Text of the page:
New construction town homes in North Redondo are always an asset class I keep my eye on because they can tell you where this market is headed through strength of sales and price growth. Today, I will be doing my semi-annual check in with this section of the market known as MLS areas 151 (Villas North) and 152 (Villas South). Let’s see what’s going on…
The three-on-a lot market has been tricky to judge over the past few years due to developers going bigger and bolder with their builds in search of more profit. Check out my previous blog post from last year on some of these lots.
Let’s start with the “bigger” three-on-a-lot performance…
Larger Units (2,150+ sq. ft.) Median Sales Prices:
As you can see, 2019 median prices are off to a sluggish start in comparison to the steady growth seen in 2017 to 2018 (although a bit unfair with only three sales). Currently, there are two active listings asking around $1.25 million which would bring the median price above 2018’s median price. These two homes are pushing close to 2,300 sq. ft. with one even sporting a 5th bedroom!
What is interesting here is developers are building even bigger three-on-a-lots, between 2,200 and 2,300 sq. ft., that sometimes include an extra bedroom to reach that higher price point.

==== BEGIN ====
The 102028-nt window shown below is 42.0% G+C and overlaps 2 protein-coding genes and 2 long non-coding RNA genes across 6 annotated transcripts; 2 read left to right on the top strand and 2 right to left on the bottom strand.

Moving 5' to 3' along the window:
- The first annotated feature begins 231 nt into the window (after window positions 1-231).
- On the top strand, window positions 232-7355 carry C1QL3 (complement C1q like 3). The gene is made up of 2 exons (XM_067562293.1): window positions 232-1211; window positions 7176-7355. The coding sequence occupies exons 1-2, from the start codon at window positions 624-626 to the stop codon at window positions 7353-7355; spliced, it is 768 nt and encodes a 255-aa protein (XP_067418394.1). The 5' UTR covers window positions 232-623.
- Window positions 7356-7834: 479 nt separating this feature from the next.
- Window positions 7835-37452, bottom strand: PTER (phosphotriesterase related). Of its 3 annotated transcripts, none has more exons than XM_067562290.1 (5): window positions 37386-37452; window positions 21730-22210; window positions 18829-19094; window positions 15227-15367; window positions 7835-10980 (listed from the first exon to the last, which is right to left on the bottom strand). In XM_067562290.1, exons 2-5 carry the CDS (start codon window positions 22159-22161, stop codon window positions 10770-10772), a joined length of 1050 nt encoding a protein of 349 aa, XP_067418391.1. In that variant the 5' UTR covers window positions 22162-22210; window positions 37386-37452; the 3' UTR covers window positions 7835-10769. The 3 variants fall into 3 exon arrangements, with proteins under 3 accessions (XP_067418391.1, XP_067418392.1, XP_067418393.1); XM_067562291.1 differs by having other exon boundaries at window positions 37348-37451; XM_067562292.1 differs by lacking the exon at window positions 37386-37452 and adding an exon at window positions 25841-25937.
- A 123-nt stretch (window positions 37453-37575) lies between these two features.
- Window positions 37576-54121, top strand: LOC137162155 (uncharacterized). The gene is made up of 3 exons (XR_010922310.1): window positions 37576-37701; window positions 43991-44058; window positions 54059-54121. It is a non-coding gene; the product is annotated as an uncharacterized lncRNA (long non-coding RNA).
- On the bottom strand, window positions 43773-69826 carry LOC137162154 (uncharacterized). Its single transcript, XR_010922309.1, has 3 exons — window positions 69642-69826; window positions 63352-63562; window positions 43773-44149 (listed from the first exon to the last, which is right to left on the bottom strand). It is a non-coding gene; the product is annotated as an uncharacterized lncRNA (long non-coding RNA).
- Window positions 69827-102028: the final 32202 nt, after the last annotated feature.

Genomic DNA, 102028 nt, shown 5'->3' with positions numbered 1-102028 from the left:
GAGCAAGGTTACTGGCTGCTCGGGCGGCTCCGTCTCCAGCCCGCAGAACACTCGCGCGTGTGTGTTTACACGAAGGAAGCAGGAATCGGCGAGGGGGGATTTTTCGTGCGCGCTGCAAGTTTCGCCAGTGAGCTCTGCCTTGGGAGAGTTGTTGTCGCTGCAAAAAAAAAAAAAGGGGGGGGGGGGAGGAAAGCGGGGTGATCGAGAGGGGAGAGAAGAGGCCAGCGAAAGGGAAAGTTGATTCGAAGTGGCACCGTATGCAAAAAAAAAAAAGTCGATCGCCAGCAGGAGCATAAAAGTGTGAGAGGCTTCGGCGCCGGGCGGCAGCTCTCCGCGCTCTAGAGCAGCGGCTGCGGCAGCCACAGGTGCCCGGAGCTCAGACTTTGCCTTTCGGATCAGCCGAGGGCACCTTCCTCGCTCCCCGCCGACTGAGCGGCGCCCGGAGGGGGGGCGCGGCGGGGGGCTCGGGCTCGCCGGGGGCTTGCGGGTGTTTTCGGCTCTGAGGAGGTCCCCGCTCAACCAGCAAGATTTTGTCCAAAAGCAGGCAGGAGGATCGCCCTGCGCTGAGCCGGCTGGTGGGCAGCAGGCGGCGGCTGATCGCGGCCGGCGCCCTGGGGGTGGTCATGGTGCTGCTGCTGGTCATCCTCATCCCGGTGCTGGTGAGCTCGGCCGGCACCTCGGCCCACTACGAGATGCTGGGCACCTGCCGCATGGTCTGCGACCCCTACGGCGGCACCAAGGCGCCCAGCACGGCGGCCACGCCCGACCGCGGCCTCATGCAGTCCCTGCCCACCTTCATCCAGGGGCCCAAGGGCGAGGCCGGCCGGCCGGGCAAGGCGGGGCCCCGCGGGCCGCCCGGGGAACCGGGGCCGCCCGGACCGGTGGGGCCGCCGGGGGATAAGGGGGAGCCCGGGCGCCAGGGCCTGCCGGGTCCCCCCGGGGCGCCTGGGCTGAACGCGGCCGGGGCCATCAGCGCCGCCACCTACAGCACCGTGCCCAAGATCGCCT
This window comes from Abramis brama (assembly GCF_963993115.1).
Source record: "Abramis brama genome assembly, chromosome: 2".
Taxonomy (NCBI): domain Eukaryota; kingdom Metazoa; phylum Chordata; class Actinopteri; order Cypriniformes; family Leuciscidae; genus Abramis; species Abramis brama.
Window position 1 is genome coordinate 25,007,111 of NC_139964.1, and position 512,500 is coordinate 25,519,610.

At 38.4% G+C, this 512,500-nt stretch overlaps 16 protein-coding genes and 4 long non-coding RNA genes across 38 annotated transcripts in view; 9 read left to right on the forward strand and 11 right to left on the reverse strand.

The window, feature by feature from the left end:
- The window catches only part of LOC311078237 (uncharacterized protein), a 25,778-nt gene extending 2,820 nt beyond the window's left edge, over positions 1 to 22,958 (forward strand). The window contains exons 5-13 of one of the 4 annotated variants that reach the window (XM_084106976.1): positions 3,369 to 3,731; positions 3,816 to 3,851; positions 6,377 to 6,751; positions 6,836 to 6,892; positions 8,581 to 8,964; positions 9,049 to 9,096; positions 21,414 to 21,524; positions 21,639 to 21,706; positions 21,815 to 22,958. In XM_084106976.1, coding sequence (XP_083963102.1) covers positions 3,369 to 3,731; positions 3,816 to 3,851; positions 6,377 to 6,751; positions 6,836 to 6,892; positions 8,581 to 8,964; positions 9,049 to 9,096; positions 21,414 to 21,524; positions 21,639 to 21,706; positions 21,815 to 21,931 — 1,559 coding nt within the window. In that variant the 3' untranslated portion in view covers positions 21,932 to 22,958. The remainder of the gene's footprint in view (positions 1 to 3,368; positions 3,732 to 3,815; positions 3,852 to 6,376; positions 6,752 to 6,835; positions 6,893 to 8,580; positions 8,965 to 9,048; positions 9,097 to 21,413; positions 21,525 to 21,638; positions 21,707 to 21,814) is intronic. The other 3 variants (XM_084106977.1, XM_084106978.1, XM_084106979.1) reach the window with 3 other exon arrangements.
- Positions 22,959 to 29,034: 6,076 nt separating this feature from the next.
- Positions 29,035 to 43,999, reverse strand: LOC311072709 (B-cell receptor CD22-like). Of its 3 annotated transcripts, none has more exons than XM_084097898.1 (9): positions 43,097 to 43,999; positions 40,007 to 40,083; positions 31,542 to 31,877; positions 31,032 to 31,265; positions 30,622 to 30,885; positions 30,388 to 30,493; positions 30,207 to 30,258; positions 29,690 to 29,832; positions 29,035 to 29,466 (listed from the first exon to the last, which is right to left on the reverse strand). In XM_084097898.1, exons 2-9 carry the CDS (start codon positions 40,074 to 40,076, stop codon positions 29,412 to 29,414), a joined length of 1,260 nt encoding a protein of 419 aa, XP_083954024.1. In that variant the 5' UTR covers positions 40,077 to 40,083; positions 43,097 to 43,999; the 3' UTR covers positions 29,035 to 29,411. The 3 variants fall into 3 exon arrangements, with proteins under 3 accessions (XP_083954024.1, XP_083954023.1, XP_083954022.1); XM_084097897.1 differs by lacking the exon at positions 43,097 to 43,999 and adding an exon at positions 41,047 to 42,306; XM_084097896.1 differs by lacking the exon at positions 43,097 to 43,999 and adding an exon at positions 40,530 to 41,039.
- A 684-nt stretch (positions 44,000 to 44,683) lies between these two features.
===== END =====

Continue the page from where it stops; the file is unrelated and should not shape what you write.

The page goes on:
Smaller Units (1,900-2,150 sq. ft.) Median Sales Prices:
My October blog post separated this product type to just between 1,900 and 2,000 sq. ft.. But in the search for profit margin, developers have continued to push bigger. This time around I have taken anything between 1,900 and 2,150 sq. ft. because if we had stayed within the old metric, then prices would be down handily.
Again, builders have found that buyers want more space and are willing to pay for it. The growth is not just demand from buyers, but builders building much larger units to justify the continual price increases.
The only inventory available now is 2,000+ sq. ft.! The days of 1,900 sq. ft. three-on-a-lots might be a thing of the past due to part demand and part margin requirements for developers.
If you read my North Redondo New Construction blog post last year, then you know that two-on-a-lots (typically 2,400 to 2,600 sq. ft.) had had a meteoric price rise higher over the last few years. However, there were signs showing that the area may have reached its peak last April with a $1.5 million sale, a record for the area.
Let’s examine price growth of two-on-a-lots, 2018’s performance, and where we are now…
- 2013 High Closing – $992,000
- 2014 High Closing – $1,019,000
- 2015 High Closing – $1,250,000
- 2016 High Closing – $1,328,000
- 2017 High Closing – $1,400,000
- Excluding the over-sized lot sales at 3307 Green Lane and 1918 Dufour Avenue
- 2018 High Closing – $1,500,000
- 2019 High Closing – $1,460,000
- 2410 Huntington Lane #A
- Sold in April 2019
- 2410 Huntington Lane #A
Much to my surprise in 2018, another new construction town home reached the $1.5 million mark at 2206 Warfield Avenue #A, a property I had mentioned in my October 2018 blog post. I discounted this sale because it happened off-market and felt like a very high sale for the location.
It seems that builders took note of the shrewd off-market sale on Warfield. Per the MLS, nine of the 26 new construction sales happened before coming to market. The game plan is simple: Find an over-eager buyer willing to pay your price and ditch the risk of going to the MLS where Buyers are refusing to pay $1.5 million and who quite frankly, want to pay even less.